A Hard Day for Conservation

October 7, 2022


Cheyenne Mountain Zoo said goodbye to two rare and endangered animals on Thursday, shining an even brighter light on the gravity of many species’ situations on this planet.

Cofan, a 19-year-old mountain tapir, and Luna, a 14-year-old Mexican wolf matriarch, passed away in unrelated situations, and the Zoo is pausing to honor their conservation contributions, while acknowledging the frightening future many species face. Both individuals were elderly and had experienced age-related conditions in recent years. Cofan was humanely euthanized after veterinary measures failed to revive him from a severe two-day downturn. Luna was found in her den, all signs pointing to a peaceful passing in her sleep.

With Cofan’s passing, there’s a literal empty space at the Zoo and figuratively in tapir fans’ hearts. The chance to ever see a mountain tapir up-close again is bleak, to say the least. Only four mountain tapir remain in human care in the United States, and they all live at Los Angeles Zoo. Unlike Luna, Cofan doesn’t leave a legacy of offspring to keep the species going.

In 2014, Cofan came to CMZoo as a breeding partner to Carlotta, a female mountain tapir who came to Cheyenne Mountain Zoo in 1995, and passed away in 2021. After years of attempts, including artificial insemination and natural breeding, it was determined that Carlotta was beyond her breeding years. The end was in sight at that point, but now having lost both of them, it’s right in front of us.

Because of the very low number of individuals in human care, both Carlotta’s and Cofan’s bodies have been donated to Denver Museum of Nature & Science for scientific study. Their losses provide a rare opportunity to further our knowledge of the species.

Countless people came to adore his wooly bear-like ears and prehensile snout. But is being adored enough? If an endangered animal isn’t contributing to the future of its species through offspring, what’s the point? Why keep trying when you feel like you’ve already tried everything? The point is… if animals are going to have a place in our future, humans have to make that place. Accredited zoos help people help animals.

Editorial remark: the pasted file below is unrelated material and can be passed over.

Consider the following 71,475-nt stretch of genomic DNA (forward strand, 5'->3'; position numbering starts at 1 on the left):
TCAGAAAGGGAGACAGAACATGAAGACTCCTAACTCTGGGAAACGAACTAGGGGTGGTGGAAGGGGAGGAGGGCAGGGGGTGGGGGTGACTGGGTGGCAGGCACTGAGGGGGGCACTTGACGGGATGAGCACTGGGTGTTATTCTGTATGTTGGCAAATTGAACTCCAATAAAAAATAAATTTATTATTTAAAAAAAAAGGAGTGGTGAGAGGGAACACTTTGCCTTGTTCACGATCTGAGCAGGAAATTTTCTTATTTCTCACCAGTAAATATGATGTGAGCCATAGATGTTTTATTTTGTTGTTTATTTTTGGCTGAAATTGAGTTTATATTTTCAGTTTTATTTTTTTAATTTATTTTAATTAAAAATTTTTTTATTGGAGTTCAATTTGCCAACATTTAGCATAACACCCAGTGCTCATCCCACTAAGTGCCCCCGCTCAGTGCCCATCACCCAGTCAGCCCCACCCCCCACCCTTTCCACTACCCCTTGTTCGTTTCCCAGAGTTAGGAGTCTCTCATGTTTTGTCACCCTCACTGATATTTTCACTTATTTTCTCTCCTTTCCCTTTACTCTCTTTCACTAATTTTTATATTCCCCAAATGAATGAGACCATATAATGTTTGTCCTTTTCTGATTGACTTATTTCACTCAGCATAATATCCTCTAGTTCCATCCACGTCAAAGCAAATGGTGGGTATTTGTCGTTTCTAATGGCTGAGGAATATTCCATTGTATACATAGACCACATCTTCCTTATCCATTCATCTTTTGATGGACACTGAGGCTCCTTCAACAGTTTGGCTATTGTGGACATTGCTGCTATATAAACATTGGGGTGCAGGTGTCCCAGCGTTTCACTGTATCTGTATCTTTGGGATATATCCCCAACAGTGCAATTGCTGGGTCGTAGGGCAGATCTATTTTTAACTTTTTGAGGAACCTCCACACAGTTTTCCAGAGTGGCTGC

Largely due to our member vote through our Quarters for Conservation program, CMZoo has contributed more than $135,000 to wild tapir conservation.

Mountain tapir need help, with an estimated 2,500 mountain tapir remaining in the wild habitats of their native Ecuador.

“Cofan was a sweetheart,” said Joanna Husby, animal care manager at CMZoo. “Every year on World Tapir Day, we’d invite the public to come right up to his fence and scratch his chin. People would travel from all over to meet him, and he always chose to stay right where we could give him scratches. He seemed to love his role as an ambassador, and I believe he inspired our members to support wild tapir conservation. Without Cofan and Carlotta, they would never have taken interest in those causes.”

Guests had opportunities to get close to Cofan, and even touch him, but Luna was intentionally kept as wild as possible at the Zoo. Luna’s contributions to conservation were more literal.

She came to CMZoo in October 2016, followed by her mate, Navarro who arrived in November 2017. Their breeding recommendation was an instant match, and in May 2018, the two first-time parents welcomed the first litter of Mexican wolves born at the Zoo in 20 years.

The next spring, they welcomed another pup, later named Uno, and Luna embraced motherhood while inspiring human visitors with her gentle leadership, playful demeanor and up-close curiosity from behind the one-way glass in her habitat at the Zoo. Moreover, she taught her yearling pups how to parent by letting the older siblings closely observe her labor, birth and the upbringing of Uno in 2019.

Luna and Navarro had a lot of female pups. Five of her six total offspring are female, and two have already gone on to eventually form their own packs at different organizations that also participate in the Mexican Wolf Species Survival Plan (SSP) – a multi-organizational effort to breed Mexican wolves with maximum genetic diversity. The SSP works closely with the U.S. Fish & Wildlife Service to contribute to and diversify endangered wild populations through efforts like cross-fostering and wild release of pups and adults born in human care. U.S. Fish & Wildlife Service estimates there are only around 196 Mexican wolves in the wild in the U.S.

Despite their countless differences, Luna and Cofan shared important roles as ambassadors and contributors to their endangered species in the wild. As Zoo staff bid them farewell, we also hang on to hope that the work these animals allow us to do is actually making a difference for wildlife and wild places.

“We believe it is our job to be a place where people can care about and see some of the world’s most endangered species,” said Bob Chastain, president and CEO at CMZoo. “Further, because people come to the Zoo and support us through the conservation donation included with their admission, we get to make a difference for mountain tapir and gray wolves and many other species in the wild. And that’s my personal ‘why’ for why I continue to be dedicated to the work of CMZoo.”

Right now, decision makers in the state of Colorado are wrestling with the reintroduction plan for wolves to be restored to Colorado’s wild places. They’re taking public comments, and Luna’s legacy alone won’t save wild wolves. Humans have to take a stand for wildlife, and one easy step is making your voice heard at https://www.wolfengagementco.org/.